Inability to self-report pain after a stroke: A population-based study

Jonathan H. Smith, Kari L. Bottemiller, Kelly D. Flemming, F. Michael Cutrer, Edythe A. Strand

Research output: Contribution to journalArticlepeer-review

12 Scopus citations


The frequency of not being able to self-report pain after a stroke has not been previously assessed in a population-based sample. We studied the epidemiology of this problem using a cohort of patients hospitalized after a stroke in Olmsted County, Minnesota, from June 1, 2008, to June 1, 2012. Overall, 52 of 388 (13.4%) individuals were unable to provide a meaningful response to either a Faces Pain Scale or Numerical Rating Scale on admission. Inability to self-report pain was associated with measures of stroke severity (P <.0001), aphasia severity (P <.0001), and level of consciousness (P <.0001). Inability to self-report pain on admission was further associated with either subsequent death during the hospitalization (P <.0001) or an inability to provide self-report on dismissal (P <.0001). Our study further defines the epidemiology of the inability to self-report pain after a stroke as being less common than previously thought. Attempts to validate observational pain scales for poststroke patients should focus on those individuals with aphasia and/or depressed levels of consciousness.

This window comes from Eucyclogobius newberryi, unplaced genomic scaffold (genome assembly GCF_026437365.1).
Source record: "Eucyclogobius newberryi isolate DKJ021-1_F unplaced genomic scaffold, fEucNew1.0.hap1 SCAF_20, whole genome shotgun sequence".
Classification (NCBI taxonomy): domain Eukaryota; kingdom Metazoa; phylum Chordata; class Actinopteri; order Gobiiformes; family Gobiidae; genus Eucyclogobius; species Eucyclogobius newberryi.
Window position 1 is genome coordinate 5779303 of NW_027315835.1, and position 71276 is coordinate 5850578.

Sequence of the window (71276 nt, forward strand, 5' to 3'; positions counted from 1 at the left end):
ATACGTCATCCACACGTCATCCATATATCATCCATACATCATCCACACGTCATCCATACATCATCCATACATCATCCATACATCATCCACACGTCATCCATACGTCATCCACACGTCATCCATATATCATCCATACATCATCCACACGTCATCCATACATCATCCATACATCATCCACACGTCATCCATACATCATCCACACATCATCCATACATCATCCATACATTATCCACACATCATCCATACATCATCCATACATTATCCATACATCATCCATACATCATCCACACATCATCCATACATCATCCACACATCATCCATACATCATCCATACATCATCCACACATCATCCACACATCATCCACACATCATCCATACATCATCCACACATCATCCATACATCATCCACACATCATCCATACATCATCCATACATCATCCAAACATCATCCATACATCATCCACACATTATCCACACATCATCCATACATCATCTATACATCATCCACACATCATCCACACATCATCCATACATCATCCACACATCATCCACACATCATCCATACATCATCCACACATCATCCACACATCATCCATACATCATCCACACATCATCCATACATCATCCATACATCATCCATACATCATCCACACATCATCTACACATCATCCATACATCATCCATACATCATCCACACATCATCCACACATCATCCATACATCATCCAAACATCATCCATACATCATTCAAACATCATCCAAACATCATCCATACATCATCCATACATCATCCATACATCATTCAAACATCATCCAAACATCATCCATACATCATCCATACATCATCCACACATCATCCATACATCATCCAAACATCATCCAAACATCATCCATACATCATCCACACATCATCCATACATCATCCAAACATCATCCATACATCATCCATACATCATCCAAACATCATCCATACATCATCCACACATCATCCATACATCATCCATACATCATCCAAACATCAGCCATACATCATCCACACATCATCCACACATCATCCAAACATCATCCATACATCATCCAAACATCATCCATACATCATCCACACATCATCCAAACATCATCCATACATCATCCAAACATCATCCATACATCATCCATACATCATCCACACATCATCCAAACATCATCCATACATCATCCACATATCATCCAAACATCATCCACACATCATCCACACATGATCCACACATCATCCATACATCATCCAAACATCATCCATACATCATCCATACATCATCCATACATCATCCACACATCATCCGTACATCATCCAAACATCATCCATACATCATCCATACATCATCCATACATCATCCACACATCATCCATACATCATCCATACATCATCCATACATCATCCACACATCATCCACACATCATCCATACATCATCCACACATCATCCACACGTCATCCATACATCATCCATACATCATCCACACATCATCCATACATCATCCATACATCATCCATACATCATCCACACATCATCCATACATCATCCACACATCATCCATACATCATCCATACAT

Original languageEnglish (US)
Pages (from-to)1281-1286
Number of pages6
Issue number8
StatePublished - Aug 2013


  • Epidemiology
  • Neurology
  • Pain assessment
  • Stroke

ASJC Scopus subject areas

  • Neurology
  • Clinical Neurology
  • Anesthesiology and Pain Medicine


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